His face a spider's web of blood. O fold
The hands that grip a splintered gun.
                 The glittering gate
Baffles him still, his starvecrow soul. O drape
The soldier's drum and cry, who never dare
Defy the ironbound brain, the feet that walk to war.

The cold hand clenches. The stupid mouth
Writhes like a ripple. Now the field is full
Of noises and dead voices ...
                                          'My rags flap
Though the great flags are trampled ...'
                                                           'My mouth speaks
Terror and truth, instead of hard command.'
'Remember the torn lace, the fine coats slashed
With steel instead of velvet. Künersdorf
Fought in the shallow sand was my relief.'
'I rode to Naseby' ... 'And the barren land
Of Tannenberg drank me. Remember now
The grey and jointed corpses in the snow,
The struggle in the drift, the numb hands freezing
Into the bitter iron ...'
                                      'At Dunkirk I
Rolled in the shallows, and the living trod
Across me for a bridge ...'
                                            'Let me speak out
Against this sham of policy, for pain
Alone is true. I was a general
Who fought the cunning Africans, returned
Crowned with harsh laurel, frantically cheered
Through Roman streets. I spoke of fame and glory.
Women grabbed at my robe. Great poets praised me.
I died of cancer, screaming, in a year.'
'I fell on a black Spanish hillside
Under the thorn-hedge, fighting for a dream
That troubled me in Paris; vomited
My faith and courage out among the stones ...'
'I was a barb of light, a burning cross
Of wood and canvas, falling through the night.'
'I was shot down at morning, in a yard.'

The moon regards them without shame. The wind
Rises and twitters through the wreck of bone ...
                                            'It is so hard to be alone
Continually, watching the great stars march
Their circular unending route; sharp sand
Straying about the eyes, blinding the quick-eyed spirit.'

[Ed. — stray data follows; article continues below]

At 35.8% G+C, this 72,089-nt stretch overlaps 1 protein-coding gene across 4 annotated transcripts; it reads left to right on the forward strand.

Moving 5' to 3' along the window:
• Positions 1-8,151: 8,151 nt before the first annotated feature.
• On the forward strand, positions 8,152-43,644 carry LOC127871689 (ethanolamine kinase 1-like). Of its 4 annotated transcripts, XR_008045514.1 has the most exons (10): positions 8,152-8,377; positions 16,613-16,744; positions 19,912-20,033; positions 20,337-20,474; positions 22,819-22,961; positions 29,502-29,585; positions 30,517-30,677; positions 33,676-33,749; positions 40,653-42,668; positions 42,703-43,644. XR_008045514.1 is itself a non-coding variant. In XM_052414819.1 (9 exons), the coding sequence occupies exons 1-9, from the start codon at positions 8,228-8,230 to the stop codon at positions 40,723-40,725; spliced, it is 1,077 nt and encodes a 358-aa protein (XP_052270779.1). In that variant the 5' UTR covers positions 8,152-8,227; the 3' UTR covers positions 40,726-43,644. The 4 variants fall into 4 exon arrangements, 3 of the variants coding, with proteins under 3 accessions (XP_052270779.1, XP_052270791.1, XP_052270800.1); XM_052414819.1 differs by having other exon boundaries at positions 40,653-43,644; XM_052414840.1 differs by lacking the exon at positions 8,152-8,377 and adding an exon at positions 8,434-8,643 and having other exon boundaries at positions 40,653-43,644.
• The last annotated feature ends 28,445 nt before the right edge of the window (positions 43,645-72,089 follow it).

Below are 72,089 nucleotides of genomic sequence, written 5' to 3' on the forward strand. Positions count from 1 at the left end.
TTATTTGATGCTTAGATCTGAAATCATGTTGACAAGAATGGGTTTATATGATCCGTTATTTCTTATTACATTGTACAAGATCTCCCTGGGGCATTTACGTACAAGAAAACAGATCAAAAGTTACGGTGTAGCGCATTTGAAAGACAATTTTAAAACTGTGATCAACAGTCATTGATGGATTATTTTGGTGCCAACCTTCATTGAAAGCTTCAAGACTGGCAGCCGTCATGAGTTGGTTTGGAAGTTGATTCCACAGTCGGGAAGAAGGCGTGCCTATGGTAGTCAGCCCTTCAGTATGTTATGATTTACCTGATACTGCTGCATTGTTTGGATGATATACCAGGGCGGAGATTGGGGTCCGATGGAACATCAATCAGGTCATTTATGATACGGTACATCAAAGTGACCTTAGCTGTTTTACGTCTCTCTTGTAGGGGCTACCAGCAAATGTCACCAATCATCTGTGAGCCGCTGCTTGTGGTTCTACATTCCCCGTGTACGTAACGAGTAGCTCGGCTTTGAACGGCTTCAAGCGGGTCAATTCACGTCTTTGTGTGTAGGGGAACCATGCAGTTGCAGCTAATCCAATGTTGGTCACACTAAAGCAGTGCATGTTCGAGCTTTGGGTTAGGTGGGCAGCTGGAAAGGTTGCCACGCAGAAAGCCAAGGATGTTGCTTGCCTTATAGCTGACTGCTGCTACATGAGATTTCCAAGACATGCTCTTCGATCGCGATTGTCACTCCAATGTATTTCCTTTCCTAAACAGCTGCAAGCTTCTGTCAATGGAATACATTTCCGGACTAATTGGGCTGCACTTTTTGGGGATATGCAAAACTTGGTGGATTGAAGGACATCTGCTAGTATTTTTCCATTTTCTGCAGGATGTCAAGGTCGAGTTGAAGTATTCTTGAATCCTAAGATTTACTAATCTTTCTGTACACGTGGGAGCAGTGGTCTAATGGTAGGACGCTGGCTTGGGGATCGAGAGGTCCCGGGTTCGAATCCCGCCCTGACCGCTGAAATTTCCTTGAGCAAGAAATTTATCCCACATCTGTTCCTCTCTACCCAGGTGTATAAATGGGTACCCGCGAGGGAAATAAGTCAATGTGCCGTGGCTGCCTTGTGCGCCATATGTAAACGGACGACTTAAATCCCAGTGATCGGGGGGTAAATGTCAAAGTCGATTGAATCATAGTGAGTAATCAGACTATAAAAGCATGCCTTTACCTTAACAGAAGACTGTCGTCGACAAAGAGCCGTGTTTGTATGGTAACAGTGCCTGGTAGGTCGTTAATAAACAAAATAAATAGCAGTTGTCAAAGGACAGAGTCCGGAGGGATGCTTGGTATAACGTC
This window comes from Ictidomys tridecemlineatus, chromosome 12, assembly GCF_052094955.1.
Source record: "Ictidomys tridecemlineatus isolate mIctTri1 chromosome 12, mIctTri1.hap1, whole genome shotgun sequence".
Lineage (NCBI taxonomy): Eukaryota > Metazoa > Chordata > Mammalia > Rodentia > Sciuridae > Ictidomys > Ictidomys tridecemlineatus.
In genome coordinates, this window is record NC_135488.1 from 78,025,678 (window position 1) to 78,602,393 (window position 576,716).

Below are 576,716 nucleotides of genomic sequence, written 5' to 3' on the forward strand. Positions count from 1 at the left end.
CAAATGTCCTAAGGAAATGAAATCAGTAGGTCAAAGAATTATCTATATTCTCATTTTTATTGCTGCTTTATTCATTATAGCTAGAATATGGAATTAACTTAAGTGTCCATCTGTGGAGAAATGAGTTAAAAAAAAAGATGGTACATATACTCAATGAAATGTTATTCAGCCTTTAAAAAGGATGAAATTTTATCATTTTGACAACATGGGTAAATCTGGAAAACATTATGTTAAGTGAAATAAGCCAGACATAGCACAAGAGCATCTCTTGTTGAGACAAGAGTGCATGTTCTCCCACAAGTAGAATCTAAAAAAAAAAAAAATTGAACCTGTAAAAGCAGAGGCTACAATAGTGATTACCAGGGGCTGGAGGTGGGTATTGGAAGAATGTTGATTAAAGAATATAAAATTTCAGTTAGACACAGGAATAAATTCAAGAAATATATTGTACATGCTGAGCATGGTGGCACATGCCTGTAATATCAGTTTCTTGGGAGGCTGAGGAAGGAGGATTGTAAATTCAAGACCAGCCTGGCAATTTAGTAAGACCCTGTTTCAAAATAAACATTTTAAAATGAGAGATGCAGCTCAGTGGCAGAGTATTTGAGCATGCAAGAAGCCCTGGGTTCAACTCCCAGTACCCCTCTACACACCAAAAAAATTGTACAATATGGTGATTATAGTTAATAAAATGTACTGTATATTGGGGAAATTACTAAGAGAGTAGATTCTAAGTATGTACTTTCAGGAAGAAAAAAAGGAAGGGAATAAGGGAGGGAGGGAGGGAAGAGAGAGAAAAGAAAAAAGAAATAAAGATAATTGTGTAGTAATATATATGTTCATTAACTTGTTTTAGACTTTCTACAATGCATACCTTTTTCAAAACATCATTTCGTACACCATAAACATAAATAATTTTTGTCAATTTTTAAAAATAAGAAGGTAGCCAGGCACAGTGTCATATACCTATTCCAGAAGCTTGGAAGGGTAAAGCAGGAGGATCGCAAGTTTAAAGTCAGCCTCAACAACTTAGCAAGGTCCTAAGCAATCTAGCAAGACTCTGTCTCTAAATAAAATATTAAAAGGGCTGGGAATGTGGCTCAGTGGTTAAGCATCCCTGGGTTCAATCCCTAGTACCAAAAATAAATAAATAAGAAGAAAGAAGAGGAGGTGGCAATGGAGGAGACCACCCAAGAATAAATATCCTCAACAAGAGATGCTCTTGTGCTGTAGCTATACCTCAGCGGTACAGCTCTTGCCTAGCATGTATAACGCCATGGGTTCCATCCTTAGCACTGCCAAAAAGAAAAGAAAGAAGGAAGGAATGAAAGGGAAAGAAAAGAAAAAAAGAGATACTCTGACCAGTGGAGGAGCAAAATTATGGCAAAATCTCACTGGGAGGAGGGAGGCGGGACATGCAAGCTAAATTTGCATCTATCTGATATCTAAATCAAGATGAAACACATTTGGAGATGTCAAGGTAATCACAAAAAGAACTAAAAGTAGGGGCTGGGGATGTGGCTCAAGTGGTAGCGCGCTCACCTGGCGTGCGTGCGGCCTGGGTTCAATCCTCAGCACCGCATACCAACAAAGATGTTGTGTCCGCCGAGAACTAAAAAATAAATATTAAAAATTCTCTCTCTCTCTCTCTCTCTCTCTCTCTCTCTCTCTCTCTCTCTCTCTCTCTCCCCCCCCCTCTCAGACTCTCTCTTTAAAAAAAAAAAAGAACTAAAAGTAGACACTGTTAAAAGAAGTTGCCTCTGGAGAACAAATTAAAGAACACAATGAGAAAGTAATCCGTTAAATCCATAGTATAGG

A soldier's death is hard;
There's no prescribed or easy word
For dissolution in the Army books.
The uniform of pain with pain put on is straiter
Than any lover's garment; yet the death
Of these is different, and their glory greater.
Once men, then moving figures on a map,
Patiently giving time and strength and vision
Even identity
Into the future's keeping;
Nourished on wounds and weeping
Faces and laughing flags and pointed laurels,
Their pain cries down the noise of poetry.

So muffle the soldier's drum, forget the battles;
Remember only fame's a way of living:
The writing may be greater than the speaking
And every death for something different
From time's compulsion, is a written word.
Whatever gift, it is the giving
Remains significant: whatever death
It is the dying matters.
                                              Emblematic
Bronze eagle or bright banner or carved name
Of fighting ancestor; these never pardon
The pain and sorrow. It is the dying pardons,
For something different from man or emblem.
Then drape the soldier's drum
And carry him down
Beyond the moon's inspection, and the noise
Of bands and banners and the striking sun.
Scatter the soldier's emblems and his fame:
Shroud up the shattered face, the empty name;
Speak out the word and drape the drum and spare
The captive brain, the feet that walk to war
The ironbound brain, the hand unskilled in war
The shrinking brain, sick of an inner war.



Permission to reproduce the poems was kindly given by David Higham Associates. Poems © Sidney Keyes and the Estate of Sidney Keyes, taken from Collected Poems of Sidney Keyes, published by Carcanet Press Limited.

2 comments:

  1. Thanks for this post, Clarissa. It's great discovering new poets and I guess I'm about to fall in love with Keyes. (What's not to love?!)

    I understand why he is labelled a war poet (labeling artists is like an easy way out, isn't it?) but as you said, he is much more than that. His darker side seems to stem from something other than war and I'm eager to find out what it is. I'm off to read the New Criterion article. xx

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    1. I'm so glad you liked Keyes! There is something special about him. I love his symbolic language and his sensitivity.

      I do wonder if he might have outgrown the morbid darkness a little bit if he'd had a chance to grow up. Many young people are very morbid.. I suspect in any case he would have retained an essential sadness, though. His Collected Poems includes some previously unpublished work such as poems based on the blues, which are quite funny. He certainly wasn't one-dimensional. (But the blues lyrics are quite dark in their own way, too!)